Diana's brother says BBC interview probe is limited

Princess Diana's brother says BBC interview probe is limited

He said he is not at all satisfied with the parameters of the probe

Princess Diana's brother Charles Spencer. Credit: Twitter/@cspencer1508

Princess Diana's brother has criticised as limited a BBC probe into claims his sister was tricked into an explosive interview in which she spoke about her crumbling marriage.

Prince William, Diana's eldest son, had welcomed the investigation into the 1995 interview, saying it "should help establish the truth behind the actions that led to the Panorama interview and subsequent decisions taken by those in the BBC at the time."

But Diana's brother Charles Spencer tweeted late Friday that he was "not at all satisfied with the parameters" of the probe into the interview by BBC journalist Martin Bashir for the "Panorama" programme.

Spencer has alleged Bashir showed him faked documents about how Diana's staff were betraying her, how her husband was cheating and how she was being spied upon, to convince his sister to grant the interview.

The BBC announced Wednesday the immediate start of an investigation led by Lord Dyson, a former senior British judge, into the events surrounding the interview.

Spencer questioned the scope of the enquiry, saying Dyson should "be free to examine every aspect of this matter, from 1995 to today, as he sees fit".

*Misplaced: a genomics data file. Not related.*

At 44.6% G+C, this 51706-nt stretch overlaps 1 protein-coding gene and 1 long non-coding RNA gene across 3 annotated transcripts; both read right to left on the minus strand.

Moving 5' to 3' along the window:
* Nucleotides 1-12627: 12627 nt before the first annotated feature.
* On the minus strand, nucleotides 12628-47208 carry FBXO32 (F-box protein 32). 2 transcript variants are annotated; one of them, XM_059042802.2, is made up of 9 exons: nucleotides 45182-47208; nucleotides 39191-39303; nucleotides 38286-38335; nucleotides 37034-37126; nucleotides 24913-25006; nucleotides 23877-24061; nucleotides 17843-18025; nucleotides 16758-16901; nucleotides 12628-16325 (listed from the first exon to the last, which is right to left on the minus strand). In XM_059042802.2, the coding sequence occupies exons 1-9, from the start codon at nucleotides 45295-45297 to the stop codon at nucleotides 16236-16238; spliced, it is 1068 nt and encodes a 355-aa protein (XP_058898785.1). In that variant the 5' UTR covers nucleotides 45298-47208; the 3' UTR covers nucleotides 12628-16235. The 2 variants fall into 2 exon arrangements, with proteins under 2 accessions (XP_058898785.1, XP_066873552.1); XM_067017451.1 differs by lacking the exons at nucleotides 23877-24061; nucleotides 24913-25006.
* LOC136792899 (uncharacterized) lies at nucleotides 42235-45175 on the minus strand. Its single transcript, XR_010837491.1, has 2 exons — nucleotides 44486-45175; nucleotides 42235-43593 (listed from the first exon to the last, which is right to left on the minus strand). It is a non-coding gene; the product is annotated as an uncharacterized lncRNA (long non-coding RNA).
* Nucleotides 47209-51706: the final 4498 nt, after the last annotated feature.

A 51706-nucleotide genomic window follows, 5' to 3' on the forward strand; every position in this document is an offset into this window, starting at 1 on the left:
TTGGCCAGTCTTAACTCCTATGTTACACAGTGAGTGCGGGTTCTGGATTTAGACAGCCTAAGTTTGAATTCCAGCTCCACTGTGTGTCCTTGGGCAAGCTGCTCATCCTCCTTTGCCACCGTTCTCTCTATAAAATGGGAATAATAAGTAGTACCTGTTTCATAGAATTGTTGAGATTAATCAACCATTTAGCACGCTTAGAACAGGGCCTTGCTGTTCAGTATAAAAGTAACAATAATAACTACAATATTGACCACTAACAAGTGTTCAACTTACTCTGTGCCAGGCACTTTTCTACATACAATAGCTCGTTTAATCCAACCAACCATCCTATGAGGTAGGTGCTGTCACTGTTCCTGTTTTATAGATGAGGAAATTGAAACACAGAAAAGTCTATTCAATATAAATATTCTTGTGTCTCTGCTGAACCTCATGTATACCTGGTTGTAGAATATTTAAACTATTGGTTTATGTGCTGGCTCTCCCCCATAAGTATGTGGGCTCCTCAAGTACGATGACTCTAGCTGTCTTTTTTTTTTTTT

Prince Harry, William's younger brother who is currently in California, has not publicly commented on the investigation.

The probe will focus on Bashir, who has been accused of using underhand means of convincing Diana to speak to him.

It will also consider mocked-up bank statements detailing purported payments from the one of Spencer's former employees to members of the royal staff.

Bashir, 57, who is now the BBC's religious affairs editor, has not responded to the latest claims.

The BBC has said he was seriously unwell after contracting the coronavirus and is also recovering from heart surgery.

The interview between Bashir and the British princess, broadcast 25 years ago, was watched by 22.8 million people.

Diana, who would divorce Prince Charles the heir to the British throne in 1996, detailed the pair's collapsing marriage in the BBC programme.

She famously said "there were three people" in her marriage -- her, Charles and his long-time lover Camilla Parker-Bowles -- and also revealed she had been unfaithful.

Diana died in Paris car crash in 1997. Charles and Camilla were married in 2005.

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